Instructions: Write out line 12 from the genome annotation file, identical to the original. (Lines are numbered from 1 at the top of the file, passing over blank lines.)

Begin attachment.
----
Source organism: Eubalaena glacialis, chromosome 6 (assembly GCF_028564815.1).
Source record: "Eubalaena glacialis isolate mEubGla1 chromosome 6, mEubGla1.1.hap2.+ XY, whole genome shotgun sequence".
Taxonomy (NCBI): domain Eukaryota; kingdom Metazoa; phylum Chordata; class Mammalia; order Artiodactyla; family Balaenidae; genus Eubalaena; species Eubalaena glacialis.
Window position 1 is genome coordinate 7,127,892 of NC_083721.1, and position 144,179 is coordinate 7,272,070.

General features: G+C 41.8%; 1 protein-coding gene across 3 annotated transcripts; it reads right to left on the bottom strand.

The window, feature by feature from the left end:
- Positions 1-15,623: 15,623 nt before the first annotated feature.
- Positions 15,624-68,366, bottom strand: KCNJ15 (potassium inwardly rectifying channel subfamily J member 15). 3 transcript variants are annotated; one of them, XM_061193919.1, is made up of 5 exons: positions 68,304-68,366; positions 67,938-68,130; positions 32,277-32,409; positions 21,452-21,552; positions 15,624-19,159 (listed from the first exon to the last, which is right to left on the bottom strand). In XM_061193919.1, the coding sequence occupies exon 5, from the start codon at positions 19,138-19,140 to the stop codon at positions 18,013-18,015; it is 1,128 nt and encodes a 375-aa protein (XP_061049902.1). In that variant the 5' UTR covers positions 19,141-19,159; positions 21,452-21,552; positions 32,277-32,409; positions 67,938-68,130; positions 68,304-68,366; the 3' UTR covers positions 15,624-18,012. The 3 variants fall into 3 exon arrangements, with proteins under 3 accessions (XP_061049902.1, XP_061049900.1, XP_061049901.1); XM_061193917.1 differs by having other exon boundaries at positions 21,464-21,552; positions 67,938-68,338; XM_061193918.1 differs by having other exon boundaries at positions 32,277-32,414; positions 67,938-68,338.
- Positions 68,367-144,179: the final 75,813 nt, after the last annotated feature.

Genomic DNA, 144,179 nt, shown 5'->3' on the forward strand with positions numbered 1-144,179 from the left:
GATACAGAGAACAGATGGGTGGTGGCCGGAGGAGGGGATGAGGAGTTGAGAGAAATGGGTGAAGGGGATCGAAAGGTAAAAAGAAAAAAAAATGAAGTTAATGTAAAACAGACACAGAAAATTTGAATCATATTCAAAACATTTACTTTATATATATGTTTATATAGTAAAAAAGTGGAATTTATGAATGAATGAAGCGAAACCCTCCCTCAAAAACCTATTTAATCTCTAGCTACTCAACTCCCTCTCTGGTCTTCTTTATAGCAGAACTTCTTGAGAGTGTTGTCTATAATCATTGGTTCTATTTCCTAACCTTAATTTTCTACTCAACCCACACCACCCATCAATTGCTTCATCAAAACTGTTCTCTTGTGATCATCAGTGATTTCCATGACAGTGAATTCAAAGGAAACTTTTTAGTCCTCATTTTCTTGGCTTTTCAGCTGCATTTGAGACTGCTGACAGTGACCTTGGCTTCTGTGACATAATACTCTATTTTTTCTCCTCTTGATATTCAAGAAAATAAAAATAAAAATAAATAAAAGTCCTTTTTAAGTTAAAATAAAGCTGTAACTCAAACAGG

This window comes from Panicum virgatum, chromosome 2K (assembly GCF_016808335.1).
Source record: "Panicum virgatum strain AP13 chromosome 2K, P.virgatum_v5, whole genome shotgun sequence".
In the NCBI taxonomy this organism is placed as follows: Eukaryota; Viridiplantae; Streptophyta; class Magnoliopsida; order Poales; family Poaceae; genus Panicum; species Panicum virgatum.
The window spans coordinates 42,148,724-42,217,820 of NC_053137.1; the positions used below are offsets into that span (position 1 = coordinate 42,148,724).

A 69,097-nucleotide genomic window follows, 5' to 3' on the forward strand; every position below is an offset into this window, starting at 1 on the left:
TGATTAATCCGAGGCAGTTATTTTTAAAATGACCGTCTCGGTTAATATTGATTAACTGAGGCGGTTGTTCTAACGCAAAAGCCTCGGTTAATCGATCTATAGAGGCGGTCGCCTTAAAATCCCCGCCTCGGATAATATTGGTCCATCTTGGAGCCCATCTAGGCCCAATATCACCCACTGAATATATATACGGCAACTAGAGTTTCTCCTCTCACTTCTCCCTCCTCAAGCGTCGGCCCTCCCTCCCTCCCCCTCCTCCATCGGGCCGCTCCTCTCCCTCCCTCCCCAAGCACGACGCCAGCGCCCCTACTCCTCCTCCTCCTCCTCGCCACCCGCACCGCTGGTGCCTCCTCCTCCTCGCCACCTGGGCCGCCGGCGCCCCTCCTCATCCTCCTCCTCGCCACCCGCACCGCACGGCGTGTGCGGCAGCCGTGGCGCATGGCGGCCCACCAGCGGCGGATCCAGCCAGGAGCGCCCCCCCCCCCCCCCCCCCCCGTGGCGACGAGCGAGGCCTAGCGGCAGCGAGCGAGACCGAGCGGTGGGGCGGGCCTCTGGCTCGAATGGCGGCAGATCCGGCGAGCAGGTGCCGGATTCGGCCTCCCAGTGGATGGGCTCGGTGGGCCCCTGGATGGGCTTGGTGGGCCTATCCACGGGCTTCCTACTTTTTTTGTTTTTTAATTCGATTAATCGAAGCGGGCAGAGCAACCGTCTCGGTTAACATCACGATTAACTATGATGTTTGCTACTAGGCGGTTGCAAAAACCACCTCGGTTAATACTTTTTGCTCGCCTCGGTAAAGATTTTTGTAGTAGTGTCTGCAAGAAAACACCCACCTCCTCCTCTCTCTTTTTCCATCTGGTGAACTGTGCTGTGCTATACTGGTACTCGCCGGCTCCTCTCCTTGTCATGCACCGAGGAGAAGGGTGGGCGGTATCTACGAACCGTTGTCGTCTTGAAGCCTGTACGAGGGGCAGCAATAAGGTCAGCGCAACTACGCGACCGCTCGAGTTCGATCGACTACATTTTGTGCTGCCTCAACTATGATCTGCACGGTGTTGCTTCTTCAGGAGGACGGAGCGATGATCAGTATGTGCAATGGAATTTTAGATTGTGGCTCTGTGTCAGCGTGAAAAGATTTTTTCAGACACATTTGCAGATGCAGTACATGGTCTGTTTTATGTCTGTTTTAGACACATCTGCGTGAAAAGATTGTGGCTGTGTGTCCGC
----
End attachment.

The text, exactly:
This window comes from Panicum virgatum, chromosome 2K (assembly GCF_016808335.1).